Continuing to assert that the business triumphs of Kazakh oligarch Kenes Rakishev are mere illusions, carefully crafted through the sponsorship of numerous media articles portraying him as a successful investor and financial prodigy from Kazakhstan. The primary target audience for this narrative is the upper echelon of Kazakhstan, especially the close associates of President Nursultan Nazarbayev, particularly Timur Kulibayev, whose funds are purportedly managed by Rakishev. The challenge lies in Rakishev’s reluctance to disclose to these influential individuals that their substantial capital may have been recklessly squandered.
In the initial publication, we initiated the expose on Rakishev’s principal “soap bubble” – the Net Element company. Despite being marketed as a lucrative investment, Rakishev’s acquisition turned out to be a dubious project led by shadowy figures, Francesco Piovanetti and Mike Zoe. At the time of purchase, Net Element was a conglomerate of various internet resources, including a website associated with actor James Caan from “The Godfather” and a music service featuring content by composer Igor Krutoy. In an attempt to justify himself to genuine investors, Rakishev started acquiring other projects, all of which proved to be as dubious as Net Element itself. As revealed in the second publication, the company suffered losses, and its stock value plummeted on the stock exchange. To mitigate the actual dismal state of affairs, Rakishev resorted to paid media articles and loud pronouncements about subsequent successful acquisitions.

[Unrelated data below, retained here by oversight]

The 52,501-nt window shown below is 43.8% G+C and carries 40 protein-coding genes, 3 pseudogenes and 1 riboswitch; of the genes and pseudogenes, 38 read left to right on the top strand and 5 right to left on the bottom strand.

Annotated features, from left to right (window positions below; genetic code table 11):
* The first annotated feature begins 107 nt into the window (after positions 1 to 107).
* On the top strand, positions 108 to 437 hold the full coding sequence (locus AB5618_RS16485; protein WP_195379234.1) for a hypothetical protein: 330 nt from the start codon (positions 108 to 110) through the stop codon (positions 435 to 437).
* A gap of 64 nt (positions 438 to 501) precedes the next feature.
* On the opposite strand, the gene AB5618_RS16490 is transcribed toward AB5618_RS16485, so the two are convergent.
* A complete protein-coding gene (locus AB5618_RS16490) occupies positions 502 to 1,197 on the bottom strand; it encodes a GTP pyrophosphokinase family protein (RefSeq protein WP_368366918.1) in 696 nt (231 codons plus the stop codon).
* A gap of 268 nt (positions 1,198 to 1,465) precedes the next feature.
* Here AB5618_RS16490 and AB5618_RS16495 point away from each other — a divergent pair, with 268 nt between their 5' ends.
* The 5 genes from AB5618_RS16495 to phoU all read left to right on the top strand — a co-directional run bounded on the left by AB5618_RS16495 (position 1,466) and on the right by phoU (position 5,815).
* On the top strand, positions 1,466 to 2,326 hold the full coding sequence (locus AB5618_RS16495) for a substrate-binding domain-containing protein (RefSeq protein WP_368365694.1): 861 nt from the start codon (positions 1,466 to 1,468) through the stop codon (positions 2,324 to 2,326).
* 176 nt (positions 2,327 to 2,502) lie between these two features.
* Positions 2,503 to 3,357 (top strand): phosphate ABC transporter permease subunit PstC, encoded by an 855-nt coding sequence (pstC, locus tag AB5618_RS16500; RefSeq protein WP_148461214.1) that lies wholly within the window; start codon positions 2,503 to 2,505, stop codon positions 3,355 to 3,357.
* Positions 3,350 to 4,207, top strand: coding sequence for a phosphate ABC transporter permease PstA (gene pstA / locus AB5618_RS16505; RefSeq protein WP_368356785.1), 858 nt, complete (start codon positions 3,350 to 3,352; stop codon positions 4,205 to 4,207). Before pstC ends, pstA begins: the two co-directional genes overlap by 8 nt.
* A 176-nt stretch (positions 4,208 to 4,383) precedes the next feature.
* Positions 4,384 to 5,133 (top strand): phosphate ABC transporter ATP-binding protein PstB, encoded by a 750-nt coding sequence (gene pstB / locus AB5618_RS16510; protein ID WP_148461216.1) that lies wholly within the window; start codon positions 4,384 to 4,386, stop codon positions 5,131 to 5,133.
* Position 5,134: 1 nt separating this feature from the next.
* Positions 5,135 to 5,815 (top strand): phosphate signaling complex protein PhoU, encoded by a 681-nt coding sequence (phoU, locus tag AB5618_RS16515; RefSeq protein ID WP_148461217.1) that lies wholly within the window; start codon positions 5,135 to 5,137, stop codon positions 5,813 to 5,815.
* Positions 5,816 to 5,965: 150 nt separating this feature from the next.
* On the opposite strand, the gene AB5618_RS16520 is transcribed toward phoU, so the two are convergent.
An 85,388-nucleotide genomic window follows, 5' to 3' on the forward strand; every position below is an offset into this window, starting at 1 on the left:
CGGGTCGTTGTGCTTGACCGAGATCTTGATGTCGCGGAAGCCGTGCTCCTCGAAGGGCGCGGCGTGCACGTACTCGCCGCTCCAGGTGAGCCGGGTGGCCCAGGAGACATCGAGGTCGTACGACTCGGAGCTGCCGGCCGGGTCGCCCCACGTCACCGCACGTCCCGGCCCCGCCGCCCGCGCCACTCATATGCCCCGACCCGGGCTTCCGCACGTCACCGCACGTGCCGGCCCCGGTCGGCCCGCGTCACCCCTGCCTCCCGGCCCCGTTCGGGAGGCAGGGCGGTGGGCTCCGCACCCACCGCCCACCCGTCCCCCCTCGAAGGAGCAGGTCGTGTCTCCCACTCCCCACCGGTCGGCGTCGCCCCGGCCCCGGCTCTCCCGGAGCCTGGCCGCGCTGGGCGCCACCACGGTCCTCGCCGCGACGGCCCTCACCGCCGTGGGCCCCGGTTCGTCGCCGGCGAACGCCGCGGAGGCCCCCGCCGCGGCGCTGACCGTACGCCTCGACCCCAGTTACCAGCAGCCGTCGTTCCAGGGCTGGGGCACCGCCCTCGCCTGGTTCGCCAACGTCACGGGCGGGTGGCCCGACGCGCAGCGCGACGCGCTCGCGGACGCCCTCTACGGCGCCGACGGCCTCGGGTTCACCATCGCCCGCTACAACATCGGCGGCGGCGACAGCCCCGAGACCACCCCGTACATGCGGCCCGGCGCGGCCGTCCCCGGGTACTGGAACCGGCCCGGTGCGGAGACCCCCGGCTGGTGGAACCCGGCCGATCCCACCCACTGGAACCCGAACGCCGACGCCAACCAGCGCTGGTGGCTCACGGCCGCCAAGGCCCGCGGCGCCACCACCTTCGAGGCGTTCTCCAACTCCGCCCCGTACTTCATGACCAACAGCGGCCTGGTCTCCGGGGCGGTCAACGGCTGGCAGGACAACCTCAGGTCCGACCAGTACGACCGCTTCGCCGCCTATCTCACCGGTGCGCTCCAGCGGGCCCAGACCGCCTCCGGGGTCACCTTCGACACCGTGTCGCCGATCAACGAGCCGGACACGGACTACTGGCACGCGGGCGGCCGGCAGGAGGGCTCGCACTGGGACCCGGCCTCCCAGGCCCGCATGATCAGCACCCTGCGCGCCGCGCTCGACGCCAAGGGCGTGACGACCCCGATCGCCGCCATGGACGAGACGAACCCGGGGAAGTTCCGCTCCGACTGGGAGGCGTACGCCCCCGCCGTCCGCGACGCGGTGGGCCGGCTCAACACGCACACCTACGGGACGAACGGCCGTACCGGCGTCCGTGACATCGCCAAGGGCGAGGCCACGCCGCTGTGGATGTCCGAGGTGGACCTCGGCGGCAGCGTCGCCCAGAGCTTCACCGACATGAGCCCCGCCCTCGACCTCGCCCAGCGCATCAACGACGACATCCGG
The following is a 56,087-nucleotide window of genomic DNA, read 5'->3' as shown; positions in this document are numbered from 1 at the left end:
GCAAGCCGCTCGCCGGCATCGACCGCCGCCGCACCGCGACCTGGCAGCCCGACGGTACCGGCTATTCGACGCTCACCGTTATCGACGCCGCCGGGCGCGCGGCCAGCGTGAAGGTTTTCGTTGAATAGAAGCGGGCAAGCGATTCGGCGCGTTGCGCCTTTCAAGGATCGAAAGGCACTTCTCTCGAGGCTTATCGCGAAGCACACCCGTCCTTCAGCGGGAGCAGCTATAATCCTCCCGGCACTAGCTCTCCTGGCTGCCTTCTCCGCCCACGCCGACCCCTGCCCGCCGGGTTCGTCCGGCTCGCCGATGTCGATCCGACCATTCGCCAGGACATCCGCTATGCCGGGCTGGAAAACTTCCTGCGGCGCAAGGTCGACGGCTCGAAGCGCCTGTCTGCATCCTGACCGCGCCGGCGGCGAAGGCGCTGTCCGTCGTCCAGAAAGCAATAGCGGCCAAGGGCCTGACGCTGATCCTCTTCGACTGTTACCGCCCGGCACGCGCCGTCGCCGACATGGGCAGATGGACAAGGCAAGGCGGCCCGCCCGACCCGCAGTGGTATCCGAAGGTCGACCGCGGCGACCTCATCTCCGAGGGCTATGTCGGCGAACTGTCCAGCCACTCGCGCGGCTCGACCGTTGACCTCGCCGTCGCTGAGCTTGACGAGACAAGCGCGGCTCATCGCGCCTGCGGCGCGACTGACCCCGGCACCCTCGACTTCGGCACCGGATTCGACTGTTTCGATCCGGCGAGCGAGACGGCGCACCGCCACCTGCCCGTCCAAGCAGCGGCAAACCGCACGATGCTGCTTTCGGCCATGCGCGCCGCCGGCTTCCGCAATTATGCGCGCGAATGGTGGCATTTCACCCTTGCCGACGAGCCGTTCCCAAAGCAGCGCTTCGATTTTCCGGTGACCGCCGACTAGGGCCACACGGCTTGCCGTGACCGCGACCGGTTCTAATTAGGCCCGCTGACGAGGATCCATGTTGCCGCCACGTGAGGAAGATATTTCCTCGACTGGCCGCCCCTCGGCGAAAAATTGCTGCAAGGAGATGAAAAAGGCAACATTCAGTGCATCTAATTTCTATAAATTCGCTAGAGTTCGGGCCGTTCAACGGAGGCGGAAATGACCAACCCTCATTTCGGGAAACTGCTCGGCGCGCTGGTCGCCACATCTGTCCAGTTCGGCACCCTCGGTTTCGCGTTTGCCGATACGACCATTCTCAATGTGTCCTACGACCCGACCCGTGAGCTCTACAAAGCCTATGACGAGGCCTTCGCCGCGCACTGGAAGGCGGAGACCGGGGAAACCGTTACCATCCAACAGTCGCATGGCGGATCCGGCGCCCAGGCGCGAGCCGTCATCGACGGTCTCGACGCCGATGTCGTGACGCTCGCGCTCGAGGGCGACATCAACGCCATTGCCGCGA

The most significant scandal unfolded when Kenes Rakishev decided to involve Murray Huberfeld, former Governor of New Mexico Bill Richardson, and Platinum Investment Director Mark Nordlicht in Net Element’s activities and collaborate with the funds of Kazakhstan’s elite, including Timur Kulibayev, the founder of Platinum Partners.
According to Rucriminal, Rakishev personally facilitated visas for Huberfeld and Nordlicht. In February 2013, they were set to fly on a private jet to Kazakhstan, accompanied by former Governor Bill Richardson, who had just become the Chairman of a company responsible for electric vehicle charging, with the support of Huberfeld and Rakishev. However, at the last minute, Huberfeld expressed regrets about missing the trip, stating,
“Dear brother, I’m sorry I won’t be able to take part in the trip. Good luck in the next two days and thank you for all your preparations.”
After a promotional visit to Kazakhstan, an email dated March 4 conveyed gratitude for the meeting at the highest level in the capital, where Richardson and Platinum leaders had lunch with Rakishev and Timur Kulibayev, the son-in-law of Nursultan Nazarbayev.
The most intriguing revelations from the hacked emails of Net Element Chairman Kenes Rakishev detail his association with the hedge fund, Platinum Partners. The correspondence suggests that Huberfeld invested in Israeli technology companies, a fact Rakishev publicly boasted about. Rakishev even attempted to involve Platinum in creating a hedge fund for wealthy compatriots within Nazarbayev’s circle. Rakishev received a congratulatory letter from Huberfeld when Net Element went public on Nasdaq in October 2012. Three months later, they met to plan a Platinum Fund for investors in former Soviet republics like Kazakhstan. In the hacked correspondence, Huberfeld expressed anticipation of a long and successful relationship with Rakishev, excited about the possibilities.
Subsequently, global headlines reported Platinum Partners’ failure, Huberfeld’s arrest on bribery charges, and Nordlicht’s accusations related to attempted fraud amounting to billions of dollars by Platinum. Rakishev swiftly attempted to distance himself, claiming no involvement in any transactions with Platinum. However, the hacked correspondence suggests otherwise. The ongoing investigation into Huberfeld could potentially draw attention to his connections with Rakishev and Kulibayev.